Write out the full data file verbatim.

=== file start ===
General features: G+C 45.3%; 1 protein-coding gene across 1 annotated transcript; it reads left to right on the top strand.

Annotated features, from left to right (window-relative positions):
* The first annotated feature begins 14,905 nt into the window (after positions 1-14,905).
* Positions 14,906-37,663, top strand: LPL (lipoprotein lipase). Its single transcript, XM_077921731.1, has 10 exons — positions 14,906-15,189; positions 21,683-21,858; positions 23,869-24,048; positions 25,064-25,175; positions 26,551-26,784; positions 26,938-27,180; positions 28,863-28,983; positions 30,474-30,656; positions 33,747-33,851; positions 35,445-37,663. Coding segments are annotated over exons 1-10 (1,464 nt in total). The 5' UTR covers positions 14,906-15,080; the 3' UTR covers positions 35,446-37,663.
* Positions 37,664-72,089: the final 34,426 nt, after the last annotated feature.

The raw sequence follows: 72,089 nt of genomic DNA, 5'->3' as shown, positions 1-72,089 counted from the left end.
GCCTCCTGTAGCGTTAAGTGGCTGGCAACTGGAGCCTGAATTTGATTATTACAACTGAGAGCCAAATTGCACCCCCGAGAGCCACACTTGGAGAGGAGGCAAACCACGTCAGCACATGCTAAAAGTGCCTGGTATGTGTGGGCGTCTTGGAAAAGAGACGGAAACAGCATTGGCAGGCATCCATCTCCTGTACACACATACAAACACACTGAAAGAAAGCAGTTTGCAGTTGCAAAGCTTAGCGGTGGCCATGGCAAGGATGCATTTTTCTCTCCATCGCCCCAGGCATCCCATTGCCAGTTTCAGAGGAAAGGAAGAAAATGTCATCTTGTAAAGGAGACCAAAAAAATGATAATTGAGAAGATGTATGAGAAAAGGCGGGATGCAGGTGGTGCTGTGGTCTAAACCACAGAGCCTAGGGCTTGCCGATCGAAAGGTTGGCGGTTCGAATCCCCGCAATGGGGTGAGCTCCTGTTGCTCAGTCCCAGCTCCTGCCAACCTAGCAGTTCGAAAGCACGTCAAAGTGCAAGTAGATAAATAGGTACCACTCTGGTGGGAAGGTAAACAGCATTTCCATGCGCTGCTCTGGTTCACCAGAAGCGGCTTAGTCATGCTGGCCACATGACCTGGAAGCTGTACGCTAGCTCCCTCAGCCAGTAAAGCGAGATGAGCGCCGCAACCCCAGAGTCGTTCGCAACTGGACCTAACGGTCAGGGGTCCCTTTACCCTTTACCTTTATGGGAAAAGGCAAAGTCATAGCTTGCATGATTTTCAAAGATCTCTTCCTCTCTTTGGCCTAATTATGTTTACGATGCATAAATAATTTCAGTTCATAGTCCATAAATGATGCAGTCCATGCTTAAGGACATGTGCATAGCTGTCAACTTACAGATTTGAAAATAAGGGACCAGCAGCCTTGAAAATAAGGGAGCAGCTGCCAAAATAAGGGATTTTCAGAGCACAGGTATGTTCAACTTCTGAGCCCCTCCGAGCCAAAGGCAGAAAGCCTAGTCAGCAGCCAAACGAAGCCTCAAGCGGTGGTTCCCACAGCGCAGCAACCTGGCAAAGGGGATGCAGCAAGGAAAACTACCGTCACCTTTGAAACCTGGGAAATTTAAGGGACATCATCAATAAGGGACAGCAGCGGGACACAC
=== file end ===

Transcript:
General features: G+C 45.3%; 1 protein-coding gene across 1 annotated transcript; it reads left to right on the top strand.

Annotated features, from left to right (window-relative positions):
* The first annotated feature begins 14,905 nt into the window (after positions 1-14,905).
* Positions 14,906-37,663, top strand: LPL (lipoprotein lipase). Its single transcript, XM_077921731.1, has 10 exons — positions 14,906-15,189; positions 21,683-21,858; positions 23,869-24,048; positions 25,064-25,175; positions 26,551-26,784; positions 26,938-27,180; positions 28,863-28,983; positions 30,474-30,656; positions 33,747-33,851; positions 35,445-37,663. Coding segments are annotated over exons 1-10 (1,464 nt in total). The 5' UTR covers positions 14,906-15,080; the 3' UTR covers positions 35,446-37,663.
* Positions 37,664-72,089: the final 34,426 nt, after the last annotated feature.

The raw sequence follows: 72,089 nt of genomic DNA, 5'->3' as shown, positions 1-72,089 counted from the left end.
GCCTCCTGTAGCGTTAAGTGGCTGGCAACTGGAGCCTGAATTTGATTATTACAACTGAGAGCCAAATTGCACCCCCGAGAGCCACACTTGGAGAGGAGGCAAACCACGTCAGCACATGCTAAAAGTGCCTGGTATGTGTGGGCGTCTTGGAAAAGAGACGGAAACAGCATTGGCAGGCATCCATCTCCTGTACACACATACAAACACACTGAAAGAAAGCAGTTTGCAGTTGCAAAGCTTAGCGGTGGCCATGGCAAGGATGCATTTTTCTCTCCATCGCCCCAGGCATCCCATTGCCAGTTTCAGAGGAAAGGAAGAAAATGTCATCTTGTAAAGGAGACCAAAAAAATGATAATTGAGAAGATGTATGAGAAAAGGCGGGATGCAGGTGGTGCTGTGGTCTAAACCACAGAGCCTAGGGCTTGCCGATCGAAAGGTTGGCGGTTCGAATCCCCGCAATGGGGTGAGCTCCTGTTGCTCAGTCCCAGCTCCTGCCAACCTAGCAGTTCGAAAGCACGTCAAAGTGCAAGTAGATAAATAGGTACCACTCTGGTGGGAAGGTAAACAGCATTTCCATGCGCTGCTCTGGTTCACCAGAAGCGGCTTAGTCATGCTGGCCACATGACCTGGAAGCTGTACGCTAGCTCCCTCAGCCAGTAAAGCGAGATGAGCGCCGCAACCCCAGAGTCGTTCGCAACTGGACCTAACGGTCAGGGGTCCCTTTACCCTTTACCTTTATGGGAAAAGGCAAAGTCATAGCTTGCATGATTTTCAAAGATCTCTTCCTCTCTTTGGCCTAATTATGTTTACGATGCATAAATAATTTCAGTTCATAGTCCATAAATGATGCAGTCCATGCTTAAGGACATGTGCATAGCTGTCAACTTACAGATTTGAAAATAAGGGACCAGCAGCCTTGAAAATAAGGGAGCAGCTGCCAAAATAAGGGATTTTCAGAGCACAGGTATGTTCAACTTCTGAGCCCCTCCGAGCCAAAGGCAGAAAGCCTAGTCAGCAGCCAAACGAAGCCTCAAGCGGTGGTTCCCACAGCGCAGCAACCTGGCAAAGGGGATGCAGCAAGGAAAACTACCGTCACCTTTGAAACCTGGGAAATTTAAGGGACATCATCAATAAGGGACAGCAGCGGGACACAC